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Br J Ophthalmol. 2001 Feb;85(2):139-42.

Intraocular pressure rise after small incision cataract surgery: a randomised intraindividual comparison of two dispersive viscoelastic agents.

Author information

1
Department of Ophthalmology, University of Vienna, Austria. georg.rainer@akh-wien.ac.at

Abstract

AIM:

To evaluate the effects of the dispersive viscoelastic agents Ocucoat (hydroxypropyl methylcellulose 2%) and Viscoat (sodium chondroitin sulphate 4%-sodium hyaluronate 3%) on postoperative intraocular pressure (IOP) after bilateral small incision cataract surgery.

METHODS:

This prospective, randomised study comprised 80 eyes of 40 consecutive patients with age related cataract in both eyes scheduled for bilateral small incision cataract surgery. The patients were randomly assigned to receive Ocucoat or Viscoat during cataract surgery of the first eye. The second eye was operated later and received the other viscoelastic agent. Cataract surgery was performed with a temporal 3.2 mm sutureless posterior limbal incision, phacoemulsification, and implantation of a foldable silicone intraocular lens. The IOP was measured preoperatively as well as 6 hours, 20-24 hours, and 1 week postoperatively.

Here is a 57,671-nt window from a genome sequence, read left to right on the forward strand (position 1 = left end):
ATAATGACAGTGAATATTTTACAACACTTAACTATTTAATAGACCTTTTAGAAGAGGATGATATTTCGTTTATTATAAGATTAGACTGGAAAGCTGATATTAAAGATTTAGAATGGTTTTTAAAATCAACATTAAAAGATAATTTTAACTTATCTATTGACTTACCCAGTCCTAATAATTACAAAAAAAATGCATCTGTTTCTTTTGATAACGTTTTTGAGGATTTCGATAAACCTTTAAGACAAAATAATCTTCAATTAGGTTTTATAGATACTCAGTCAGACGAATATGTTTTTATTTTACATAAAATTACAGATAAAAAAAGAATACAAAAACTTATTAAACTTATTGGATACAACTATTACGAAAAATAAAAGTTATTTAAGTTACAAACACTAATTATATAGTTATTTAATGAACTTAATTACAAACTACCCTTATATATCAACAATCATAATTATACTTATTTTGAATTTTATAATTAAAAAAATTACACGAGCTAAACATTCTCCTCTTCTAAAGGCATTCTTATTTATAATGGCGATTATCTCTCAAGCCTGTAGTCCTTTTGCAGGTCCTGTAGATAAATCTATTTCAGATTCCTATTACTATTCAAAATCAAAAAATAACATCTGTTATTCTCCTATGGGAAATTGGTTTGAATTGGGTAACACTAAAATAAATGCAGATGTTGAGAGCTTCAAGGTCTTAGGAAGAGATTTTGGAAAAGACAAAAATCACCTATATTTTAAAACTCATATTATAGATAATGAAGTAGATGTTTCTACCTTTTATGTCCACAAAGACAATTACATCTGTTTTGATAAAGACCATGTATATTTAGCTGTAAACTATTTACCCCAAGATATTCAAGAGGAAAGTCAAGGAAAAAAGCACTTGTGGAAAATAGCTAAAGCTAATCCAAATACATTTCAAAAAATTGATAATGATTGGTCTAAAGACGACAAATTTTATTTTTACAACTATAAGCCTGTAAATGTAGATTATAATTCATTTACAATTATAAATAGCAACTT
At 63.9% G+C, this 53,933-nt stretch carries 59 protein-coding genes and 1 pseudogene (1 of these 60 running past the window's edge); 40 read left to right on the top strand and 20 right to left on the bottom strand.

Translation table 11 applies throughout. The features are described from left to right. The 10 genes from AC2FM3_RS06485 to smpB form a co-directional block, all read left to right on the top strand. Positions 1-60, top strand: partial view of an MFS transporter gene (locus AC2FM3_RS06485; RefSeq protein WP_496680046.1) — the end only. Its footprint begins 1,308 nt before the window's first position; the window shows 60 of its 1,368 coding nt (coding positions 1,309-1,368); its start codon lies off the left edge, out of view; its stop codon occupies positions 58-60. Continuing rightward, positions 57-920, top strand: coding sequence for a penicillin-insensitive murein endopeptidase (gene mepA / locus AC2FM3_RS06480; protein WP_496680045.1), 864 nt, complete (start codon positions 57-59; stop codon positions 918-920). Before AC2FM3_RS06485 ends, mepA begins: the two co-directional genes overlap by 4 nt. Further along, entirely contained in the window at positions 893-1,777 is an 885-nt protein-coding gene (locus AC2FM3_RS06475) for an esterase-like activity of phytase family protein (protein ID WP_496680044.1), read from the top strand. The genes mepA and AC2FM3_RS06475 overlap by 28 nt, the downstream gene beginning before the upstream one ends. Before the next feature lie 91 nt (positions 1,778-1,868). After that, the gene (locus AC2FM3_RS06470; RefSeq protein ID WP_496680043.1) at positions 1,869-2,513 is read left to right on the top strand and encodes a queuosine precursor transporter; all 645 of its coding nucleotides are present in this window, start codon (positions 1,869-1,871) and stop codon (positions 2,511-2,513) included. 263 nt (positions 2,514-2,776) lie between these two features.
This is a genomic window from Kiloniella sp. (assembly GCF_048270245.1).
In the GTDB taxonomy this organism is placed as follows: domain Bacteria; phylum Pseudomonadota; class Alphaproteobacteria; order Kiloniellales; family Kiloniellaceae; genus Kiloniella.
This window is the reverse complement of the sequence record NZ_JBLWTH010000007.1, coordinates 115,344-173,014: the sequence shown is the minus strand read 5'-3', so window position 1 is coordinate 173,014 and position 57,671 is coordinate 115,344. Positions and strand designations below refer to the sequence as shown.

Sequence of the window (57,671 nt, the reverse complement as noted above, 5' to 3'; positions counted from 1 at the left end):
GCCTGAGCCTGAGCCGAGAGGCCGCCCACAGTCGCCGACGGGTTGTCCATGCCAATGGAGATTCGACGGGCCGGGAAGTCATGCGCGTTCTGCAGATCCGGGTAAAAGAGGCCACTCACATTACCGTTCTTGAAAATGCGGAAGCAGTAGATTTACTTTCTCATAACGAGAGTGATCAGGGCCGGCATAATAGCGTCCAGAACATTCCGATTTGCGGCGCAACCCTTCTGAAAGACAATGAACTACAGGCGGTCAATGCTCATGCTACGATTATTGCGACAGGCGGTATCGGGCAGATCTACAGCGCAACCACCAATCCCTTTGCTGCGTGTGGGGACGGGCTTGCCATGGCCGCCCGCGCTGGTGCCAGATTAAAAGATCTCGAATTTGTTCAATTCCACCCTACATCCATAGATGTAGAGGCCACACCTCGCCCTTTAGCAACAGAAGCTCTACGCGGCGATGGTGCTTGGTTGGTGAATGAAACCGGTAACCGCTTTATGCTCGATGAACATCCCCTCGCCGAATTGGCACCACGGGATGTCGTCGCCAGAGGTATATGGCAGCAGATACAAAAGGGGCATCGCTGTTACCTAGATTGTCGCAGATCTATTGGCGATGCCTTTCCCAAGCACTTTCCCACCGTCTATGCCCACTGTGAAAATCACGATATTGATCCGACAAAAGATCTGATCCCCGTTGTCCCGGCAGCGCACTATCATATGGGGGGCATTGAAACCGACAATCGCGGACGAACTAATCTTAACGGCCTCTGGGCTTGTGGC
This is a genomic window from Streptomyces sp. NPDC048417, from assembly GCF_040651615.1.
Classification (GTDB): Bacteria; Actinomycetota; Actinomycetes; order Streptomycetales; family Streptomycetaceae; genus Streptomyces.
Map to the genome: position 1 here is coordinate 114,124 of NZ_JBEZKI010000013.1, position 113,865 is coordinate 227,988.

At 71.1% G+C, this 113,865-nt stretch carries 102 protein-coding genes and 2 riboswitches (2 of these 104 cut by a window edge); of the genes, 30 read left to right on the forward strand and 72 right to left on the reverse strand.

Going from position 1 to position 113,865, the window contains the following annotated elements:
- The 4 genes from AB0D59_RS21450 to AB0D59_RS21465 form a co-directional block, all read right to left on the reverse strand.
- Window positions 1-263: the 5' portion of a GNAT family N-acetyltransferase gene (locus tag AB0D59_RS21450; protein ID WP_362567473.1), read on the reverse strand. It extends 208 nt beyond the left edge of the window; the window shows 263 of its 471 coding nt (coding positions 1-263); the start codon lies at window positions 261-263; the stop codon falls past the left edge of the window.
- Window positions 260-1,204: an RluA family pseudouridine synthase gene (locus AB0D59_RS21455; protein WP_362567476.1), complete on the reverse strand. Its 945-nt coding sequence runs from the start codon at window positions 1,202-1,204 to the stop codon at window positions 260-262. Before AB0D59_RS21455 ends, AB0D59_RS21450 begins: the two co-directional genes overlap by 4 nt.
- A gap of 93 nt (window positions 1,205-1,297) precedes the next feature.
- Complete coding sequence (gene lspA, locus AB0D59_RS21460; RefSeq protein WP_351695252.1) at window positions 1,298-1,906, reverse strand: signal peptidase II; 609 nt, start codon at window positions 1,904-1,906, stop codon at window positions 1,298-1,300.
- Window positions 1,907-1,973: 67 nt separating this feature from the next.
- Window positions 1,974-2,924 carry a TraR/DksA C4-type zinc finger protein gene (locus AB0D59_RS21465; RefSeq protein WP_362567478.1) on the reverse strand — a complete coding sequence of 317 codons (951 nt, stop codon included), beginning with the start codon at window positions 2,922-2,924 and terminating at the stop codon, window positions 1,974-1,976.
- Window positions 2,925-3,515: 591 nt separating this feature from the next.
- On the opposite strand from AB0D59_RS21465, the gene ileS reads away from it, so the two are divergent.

RESULTS:

At 6 hours after surgery the mean IOP increased by 4.6 (SD 5.1) mm Hg in the Ocucoat group (p<0.001) and by 8.6 (8.1) mm Hg in the Viscoat group (p<0.001). The increase was significantly higher in the Viscoat group than in the Ocucoat group (p=0.004). Intraocular pressure spikes of 30 mm Hg or more occurred in two eyes in the Ocucoat and in nine eyes in the Viscoat group (p=0.023); 20-24 hours and 1 week postoperatively the mean IOP was not statistically different.

CONCLUSION:

These findings indicate that Viscoat causes a significantly higher IOP increase and significantly more IOP spikes than Ocucoat in the early period after small incision cataract surgery.

PMID:
11159474
PMCID:
PMC1723830
[Indexed for MEDLINE]
Free PMC Article
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